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image: Short, Strong Signals

Short, Strong Signals

By Ruth Williams | March 25, 2015

Methylation increases both the activity and instability of the signaling protein Notch.

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image: Fertility Treatment Fallout

Fertility Treatment Fallout

By Jyoti Madhusoodanan | January 1, 2015

Mouse offspring conceived by in vitro fertilization are metabolically different from naturally conceived mice.

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image: NIH Study Canceled

NIH Study Canceled

By Jef Akst | December 15, 2014

The National Institutes of Health shutters its initiative to track the health of 100,000 children through adulthood.

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image: Desktop Human

Desktop Human

By Jyoti Madhusoodanan | December 1, 2014

Meet the researchers behind ATHENA, the project that aims to create a system of linked model human organs that may revolutionize drug development.

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image: Homo Minutus

Homo Minutus

By Jyoti Madhusoodanan | December 1, 2014

A miniature platform with multiple organ-on-a-chip constructs aims to speed up drug discovery—and create better transplants for patients.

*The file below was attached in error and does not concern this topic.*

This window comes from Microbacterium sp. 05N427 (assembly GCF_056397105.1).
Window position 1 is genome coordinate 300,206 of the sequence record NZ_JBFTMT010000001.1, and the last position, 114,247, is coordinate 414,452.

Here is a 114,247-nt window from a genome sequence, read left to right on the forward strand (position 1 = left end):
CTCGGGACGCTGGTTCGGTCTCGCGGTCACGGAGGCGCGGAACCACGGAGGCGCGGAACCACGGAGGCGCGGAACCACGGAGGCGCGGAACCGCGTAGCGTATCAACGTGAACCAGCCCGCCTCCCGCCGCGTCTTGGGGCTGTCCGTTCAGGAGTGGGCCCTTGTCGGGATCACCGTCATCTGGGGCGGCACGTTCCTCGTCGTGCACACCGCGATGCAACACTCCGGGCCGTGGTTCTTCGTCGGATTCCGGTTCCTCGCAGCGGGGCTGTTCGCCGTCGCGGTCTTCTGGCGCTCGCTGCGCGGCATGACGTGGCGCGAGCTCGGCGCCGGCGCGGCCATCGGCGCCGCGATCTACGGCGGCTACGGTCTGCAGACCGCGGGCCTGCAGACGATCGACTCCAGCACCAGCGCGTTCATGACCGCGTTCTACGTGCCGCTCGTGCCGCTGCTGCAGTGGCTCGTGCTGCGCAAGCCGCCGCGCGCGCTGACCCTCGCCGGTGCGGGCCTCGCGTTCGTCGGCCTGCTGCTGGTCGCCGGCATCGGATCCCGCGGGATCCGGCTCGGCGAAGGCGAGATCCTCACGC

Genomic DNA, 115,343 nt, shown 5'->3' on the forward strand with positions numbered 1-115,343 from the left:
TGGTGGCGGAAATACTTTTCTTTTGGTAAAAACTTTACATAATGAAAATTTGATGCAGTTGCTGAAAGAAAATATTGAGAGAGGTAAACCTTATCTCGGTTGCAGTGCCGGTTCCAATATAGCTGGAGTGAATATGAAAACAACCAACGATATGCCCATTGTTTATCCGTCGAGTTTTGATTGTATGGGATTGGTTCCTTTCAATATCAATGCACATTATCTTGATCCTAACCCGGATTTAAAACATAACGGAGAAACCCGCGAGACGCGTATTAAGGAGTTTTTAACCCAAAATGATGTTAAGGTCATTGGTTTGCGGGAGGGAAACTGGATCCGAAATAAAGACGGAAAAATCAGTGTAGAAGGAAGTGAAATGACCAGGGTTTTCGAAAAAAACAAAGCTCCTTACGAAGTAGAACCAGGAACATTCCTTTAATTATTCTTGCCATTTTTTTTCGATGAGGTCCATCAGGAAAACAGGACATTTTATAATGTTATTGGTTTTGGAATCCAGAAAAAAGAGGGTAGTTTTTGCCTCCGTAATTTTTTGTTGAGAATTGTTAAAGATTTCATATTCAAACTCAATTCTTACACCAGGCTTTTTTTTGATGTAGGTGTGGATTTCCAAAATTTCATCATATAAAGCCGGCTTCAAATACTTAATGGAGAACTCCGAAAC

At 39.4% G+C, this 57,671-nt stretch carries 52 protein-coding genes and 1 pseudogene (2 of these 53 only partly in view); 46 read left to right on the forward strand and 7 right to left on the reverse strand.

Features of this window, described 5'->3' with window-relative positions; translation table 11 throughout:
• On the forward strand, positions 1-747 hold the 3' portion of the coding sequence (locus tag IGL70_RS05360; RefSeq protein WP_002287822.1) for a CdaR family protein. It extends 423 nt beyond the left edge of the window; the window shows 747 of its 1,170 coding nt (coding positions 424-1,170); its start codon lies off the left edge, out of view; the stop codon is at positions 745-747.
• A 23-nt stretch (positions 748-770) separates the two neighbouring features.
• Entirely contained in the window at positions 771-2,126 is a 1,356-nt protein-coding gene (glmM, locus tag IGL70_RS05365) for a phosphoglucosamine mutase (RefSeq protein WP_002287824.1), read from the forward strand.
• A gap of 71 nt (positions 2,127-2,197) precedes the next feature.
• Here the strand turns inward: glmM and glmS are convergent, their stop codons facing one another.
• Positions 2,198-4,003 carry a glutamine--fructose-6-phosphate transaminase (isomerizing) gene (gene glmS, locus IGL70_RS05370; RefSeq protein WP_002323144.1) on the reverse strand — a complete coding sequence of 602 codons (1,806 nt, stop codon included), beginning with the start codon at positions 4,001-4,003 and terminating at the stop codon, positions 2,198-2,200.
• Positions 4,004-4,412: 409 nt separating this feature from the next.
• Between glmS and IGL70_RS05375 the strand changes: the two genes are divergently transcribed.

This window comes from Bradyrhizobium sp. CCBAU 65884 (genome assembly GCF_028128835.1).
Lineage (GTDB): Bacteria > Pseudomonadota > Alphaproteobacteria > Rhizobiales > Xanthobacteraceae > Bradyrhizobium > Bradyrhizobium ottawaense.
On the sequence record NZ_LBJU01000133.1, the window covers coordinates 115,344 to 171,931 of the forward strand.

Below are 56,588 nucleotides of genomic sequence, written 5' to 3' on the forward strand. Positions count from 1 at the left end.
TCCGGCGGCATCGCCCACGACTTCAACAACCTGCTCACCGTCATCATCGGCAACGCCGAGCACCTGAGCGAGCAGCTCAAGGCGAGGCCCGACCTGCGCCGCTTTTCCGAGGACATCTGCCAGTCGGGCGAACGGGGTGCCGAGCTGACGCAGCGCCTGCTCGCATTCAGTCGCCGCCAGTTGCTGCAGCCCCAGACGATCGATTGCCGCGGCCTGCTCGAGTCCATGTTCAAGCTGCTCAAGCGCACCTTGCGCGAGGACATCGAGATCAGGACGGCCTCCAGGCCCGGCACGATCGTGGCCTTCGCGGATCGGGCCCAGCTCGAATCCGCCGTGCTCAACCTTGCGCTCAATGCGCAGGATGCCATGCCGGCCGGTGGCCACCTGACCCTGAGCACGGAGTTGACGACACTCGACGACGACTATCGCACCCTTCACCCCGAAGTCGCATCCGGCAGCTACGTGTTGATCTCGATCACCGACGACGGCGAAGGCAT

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image: Mother’s Microbes Protect Baby’s Brain

Mother’s Microbes Protect Baby’s Brain

By Ruth Williams | November 19, 2014

Bacteria in the gut of a pregnant mouse strengthen the blood-brain barrier of her developing fetus.

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image: Stems Cells Ushered into Embryonic Development

Stems Cells Ushered into Embryonic Development

By Kerry Grens | November 7, 2014

The right mix of mouse embryonic stem cells in a dish will start forming early embryonic patterns, according to two studies.

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image: Speaking of Vision Science

Speaking of Vision Science

By The Scientist Staff | October 1, 2014

October 2014's selection of notable quotes

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image: Influential Tissue Engineering Researcher Dies

Influential Tissue Engineering Researcher Dies

By Jyoti Madhusoodanan | September 16, 2014

Dame Julia Polak, who pioneered lung tissue engineering techniques, has passed away at age 75.

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image: Precisely Placed

Precisely Placed

By Jyoti Madhusoodanan | September 1, 2014

Vein patterns in the wings of developing fruit flies never vary by more than the width of a single cell.

3 Comments

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